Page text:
A lot of questions about the Rock 5B! Anyone know?

Greetings all!

I am very happy I found Radxa, and specifically about the Rock 5B board! I think once software support matures it will make an excellent machine (how long will that take, though??)!!! But the wiki is very bare on information, and I have a lot of questions (arguably TOO many)!! So I am hoping someone who has insider info about this board will be able to answer.

Let’s start:

What is make/model of SPI flash on underside of the board? This is where U-Boot (and ATF?) is stored? Can we write to the entire contents of the Flash chip via SPI? It is SOIC-8 package, correct? I actually just made a post in the dev forum asking questions about the boot process on this board. I don’t know if it is annoying to paste it again here, so I will just link to the post (the Rock 5B-related questions are at the bottom long paragraph):

Speaking of writing to SPI, I see the Rock Pi 4 can do this via USB-OTG (after you short out a couple pins to tell maskrom code to ignore SPI flash entirely, but what is SPI Flash is empty/corrupted, do you still need to short this out?). How does the rk3399_loader_v1.20.119.bin work to help boot the SOC, is there source for this? I do not see OTG mentioned in Rock 5B GPIO pins or on the labeled PCB pictures. Does Rock 5B have an OTG port? What about GPIO pins to short out the SPI Flash to boot in “maskrom mode”? Without these two features, I do not know how to write to eMMC (or NVMe SSD?) via USB… actually you could probably do it via the network, PXE, right? I read this page:


And it is not entirely clear to me when it says “we must install uboot on spi flash or emmc or microSD”, as I understand it U-Boot is required to already BE installed on the Rock Pi somewhere in order to connect to the TFTP server, so it should not say “we must install uboot” but rather “U-Boot must already be installed”, is this right? Next it says to “enter uboot” and run setenv commands so it seems aparent this requires a functioning U-Boot to be somewhere the maskrom knows how to load with PXE support. Important here: what method do you use to enter the commands and see output from early stage U-Boot on the Rock 5B? The page continues to confuse me with a new heading called “Diskless start”… but I thought the process avove was precisely FOR diskless start, at least assuming the U-Boot was on the SPI Flash… Obviously the diskless start goes further to have an NFS mount for / filesystem so you can have usable OS via a network share, but what was the point higher up in the page to just load kernel, DTBs, and initrd via TFTP and not do anything else? No userland…? If there is no OTG on Rock 5B, will PXE be the only method of going straight from U-Boot --> fresh system image on internal storage?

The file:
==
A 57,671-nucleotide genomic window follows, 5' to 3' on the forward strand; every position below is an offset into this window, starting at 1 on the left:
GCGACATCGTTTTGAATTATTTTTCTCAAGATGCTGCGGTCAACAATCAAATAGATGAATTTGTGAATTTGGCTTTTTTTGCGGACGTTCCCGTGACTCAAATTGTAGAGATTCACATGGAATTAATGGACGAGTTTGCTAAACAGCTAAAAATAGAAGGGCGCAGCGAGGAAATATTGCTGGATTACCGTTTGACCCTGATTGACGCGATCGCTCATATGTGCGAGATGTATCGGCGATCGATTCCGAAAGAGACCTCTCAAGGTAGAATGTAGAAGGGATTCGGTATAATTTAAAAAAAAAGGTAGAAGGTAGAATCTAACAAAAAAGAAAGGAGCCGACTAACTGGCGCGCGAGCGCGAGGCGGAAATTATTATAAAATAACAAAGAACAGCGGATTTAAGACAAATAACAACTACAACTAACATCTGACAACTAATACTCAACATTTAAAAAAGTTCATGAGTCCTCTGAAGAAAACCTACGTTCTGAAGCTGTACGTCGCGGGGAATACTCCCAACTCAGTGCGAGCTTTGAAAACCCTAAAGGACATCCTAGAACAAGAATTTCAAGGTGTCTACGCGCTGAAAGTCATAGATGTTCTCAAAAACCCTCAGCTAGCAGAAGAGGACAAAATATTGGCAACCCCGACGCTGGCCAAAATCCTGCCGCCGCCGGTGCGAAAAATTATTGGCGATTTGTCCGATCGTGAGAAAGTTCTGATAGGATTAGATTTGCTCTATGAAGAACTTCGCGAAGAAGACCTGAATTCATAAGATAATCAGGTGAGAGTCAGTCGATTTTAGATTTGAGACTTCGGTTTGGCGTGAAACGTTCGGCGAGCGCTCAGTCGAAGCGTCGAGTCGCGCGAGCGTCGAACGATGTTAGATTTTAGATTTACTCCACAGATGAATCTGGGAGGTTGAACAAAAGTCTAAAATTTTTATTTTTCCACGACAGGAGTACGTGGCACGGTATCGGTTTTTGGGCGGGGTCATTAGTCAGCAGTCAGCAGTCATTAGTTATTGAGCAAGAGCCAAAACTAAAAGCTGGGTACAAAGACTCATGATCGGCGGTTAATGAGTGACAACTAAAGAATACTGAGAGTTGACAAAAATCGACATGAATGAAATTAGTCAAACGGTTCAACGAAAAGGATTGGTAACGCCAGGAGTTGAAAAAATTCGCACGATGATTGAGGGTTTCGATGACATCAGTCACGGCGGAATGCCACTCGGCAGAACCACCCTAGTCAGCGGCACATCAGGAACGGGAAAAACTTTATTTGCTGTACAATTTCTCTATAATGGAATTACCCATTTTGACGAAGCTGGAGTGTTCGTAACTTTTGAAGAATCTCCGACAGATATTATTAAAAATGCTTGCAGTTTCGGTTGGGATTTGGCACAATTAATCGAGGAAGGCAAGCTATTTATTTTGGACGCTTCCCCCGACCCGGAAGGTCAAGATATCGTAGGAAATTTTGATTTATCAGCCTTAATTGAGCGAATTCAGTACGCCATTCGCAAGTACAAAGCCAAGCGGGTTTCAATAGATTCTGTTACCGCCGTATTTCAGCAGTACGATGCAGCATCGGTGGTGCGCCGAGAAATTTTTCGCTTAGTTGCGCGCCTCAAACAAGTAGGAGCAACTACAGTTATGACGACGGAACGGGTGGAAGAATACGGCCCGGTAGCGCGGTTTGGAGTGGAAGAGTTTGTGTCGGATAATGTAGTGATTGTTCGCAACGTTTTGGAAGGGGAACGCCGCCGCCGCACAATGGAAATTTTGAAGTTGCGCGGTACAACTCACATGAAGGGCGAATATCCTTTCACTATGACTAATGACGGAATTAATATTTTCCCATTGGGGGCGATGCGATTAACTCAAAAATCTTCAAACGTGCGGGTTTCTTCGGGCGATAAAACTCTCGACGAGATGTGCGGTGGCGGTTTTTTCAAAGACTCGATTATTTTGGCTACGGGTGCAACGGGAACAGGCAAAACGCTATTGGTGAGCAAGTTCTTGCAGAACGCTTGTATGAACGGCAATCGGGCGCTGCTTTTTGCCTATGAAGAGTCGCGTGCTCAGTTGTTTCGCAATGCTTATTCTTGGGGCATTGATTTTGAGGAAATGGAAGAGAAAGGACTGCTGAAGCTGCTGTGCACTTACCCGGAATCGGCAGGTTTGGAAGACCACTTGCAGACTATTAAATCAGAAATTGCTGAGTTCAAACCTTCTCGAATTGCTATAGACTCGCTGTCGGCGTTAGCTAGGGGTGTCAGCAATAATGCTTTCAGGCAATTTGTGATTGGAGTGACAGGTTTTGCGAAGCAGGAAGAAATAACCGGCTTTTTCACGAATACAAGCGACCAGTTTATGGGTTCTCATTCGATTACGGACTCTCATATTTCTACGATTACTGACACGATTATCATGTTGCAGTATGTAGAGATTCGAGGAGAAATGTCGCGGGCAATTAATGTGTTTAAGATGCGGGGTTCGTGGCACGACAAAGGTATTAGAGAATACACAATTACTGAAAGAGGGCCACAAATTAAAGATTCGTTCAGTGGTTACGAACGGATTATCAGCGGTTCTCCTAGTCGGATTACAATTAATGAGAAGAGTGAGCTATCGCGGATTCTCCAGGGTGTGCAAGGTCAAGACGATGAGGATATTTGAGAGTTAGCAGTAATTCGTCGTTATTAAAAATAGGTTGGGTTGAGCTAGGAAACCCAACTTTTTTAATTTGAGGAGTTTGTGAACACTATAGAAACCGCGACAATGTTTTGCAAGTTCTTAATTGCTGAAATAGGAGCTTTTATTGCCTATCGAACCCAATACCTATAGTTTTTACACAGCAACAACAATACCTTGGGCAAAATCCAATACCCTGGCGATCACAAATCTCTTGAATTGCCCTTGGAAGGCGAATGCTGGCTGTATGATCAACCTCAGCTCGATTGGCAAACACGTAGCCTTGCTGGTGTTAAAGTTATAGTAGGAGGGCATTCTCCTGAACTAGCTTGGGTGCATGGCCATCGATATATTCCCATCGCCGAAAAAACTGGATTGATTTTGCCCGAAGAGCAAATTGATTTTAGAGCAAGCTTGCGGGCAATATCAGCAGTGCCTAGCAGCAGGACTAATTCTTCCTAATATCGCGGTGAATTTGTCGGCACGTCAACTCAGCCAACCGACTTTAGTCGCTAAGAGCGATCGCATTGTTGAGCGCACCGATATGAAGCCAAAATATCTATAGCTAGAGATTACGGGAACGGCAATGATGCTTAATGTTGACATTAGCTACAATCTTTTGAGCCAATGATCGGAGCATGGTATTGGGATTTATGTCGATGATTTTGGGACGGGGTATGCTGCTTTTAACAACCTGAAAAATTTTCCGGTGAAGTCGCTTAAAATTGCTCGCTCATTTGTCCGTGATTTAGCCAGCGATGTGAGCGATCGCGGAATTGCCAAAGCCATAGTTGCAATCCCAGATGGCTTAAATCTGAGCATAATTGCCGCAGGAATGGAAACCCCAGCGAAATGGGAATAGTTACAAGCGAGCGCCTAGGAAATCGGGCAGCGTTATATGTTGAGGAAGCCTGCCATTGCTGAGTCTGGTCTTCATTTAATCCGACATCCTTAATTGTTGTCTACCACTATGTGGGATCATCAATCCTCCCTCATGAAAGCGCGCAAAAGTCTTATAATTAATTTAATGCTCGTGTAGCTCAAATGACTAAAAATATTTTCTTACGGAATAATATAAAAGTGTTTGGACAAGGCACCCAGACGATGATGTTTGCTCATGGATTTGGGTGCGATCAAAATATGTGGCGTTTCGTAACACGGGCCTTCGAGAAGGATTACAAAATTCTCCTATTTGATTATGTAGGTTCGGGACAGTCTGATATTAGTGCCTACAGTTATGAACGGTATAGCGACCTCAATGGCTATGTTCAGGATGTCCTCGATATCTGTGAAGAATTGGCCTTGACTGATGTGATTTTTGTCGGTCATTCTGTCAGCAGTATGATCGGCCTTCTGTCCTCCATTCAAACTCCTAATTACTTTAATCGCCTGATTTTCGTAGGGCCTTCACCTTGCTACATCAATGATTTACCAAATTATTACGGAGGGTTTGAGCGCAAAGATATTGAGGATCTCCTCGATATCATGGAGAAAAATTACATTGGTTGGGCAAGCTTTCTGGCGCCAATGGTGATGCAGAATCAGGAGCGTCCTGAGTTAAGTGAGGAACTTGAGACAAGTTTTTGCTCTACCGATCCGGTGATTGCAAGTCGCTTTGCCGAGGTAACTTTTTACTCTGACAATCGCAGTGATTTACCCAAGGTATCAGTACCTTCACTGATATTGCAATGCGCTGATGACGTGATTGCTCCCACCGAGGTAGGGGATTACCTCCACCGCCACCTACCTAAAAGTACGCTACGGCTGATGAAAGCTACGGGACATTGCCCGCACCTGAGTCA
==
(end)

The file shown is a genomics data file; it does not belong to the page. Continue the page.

What is the maximum capacity and speed of the microSD card? It supports some kind of microSDXC? I’m guessing no microSDUC cards are not supported? Does it support UHS-I, UHS-II, UHS-III, or SD Express? A definite bus speed in MB/s would be appreciated.

The Wifi slot is E Key… how unlikely is it to plug an A+E Key card or even a mini pci express card into this slot with some kind of adapter? Is this E Key slot really only PCI Express 2.0 (×1 link)? This is max 5 Gbit/s (500 MB/s) but the specs advertise 802.11ax support which can theoretically hit max 11 Gbit/s (1375 MB/s). If this is right, the bus on this slot is 6 Gbit/s too slow for the advertised 802.11ax support. Can anyone confirm these numbers? Might as well get an older card if so… What other devices can be plugged into this E Key slot besides Wifi?

Will the board ship with a heatsink over the SOC? Is this recommended if we plan on utilising all the cores?

Is there any in progress enclosures/cases for this board? Who would be making them and where? Obviously I/O ports and LEDs should be exposed, but what about 3 SMA ports for internal Wifi?

The specs say the max NVMe SSD speed is 2,000MB/s but the bus should support 3.94 GB/s (32 Gbit/s) because it is PCIe 3.0 x4, why do the specs say it maxes out at 2,000MB/s?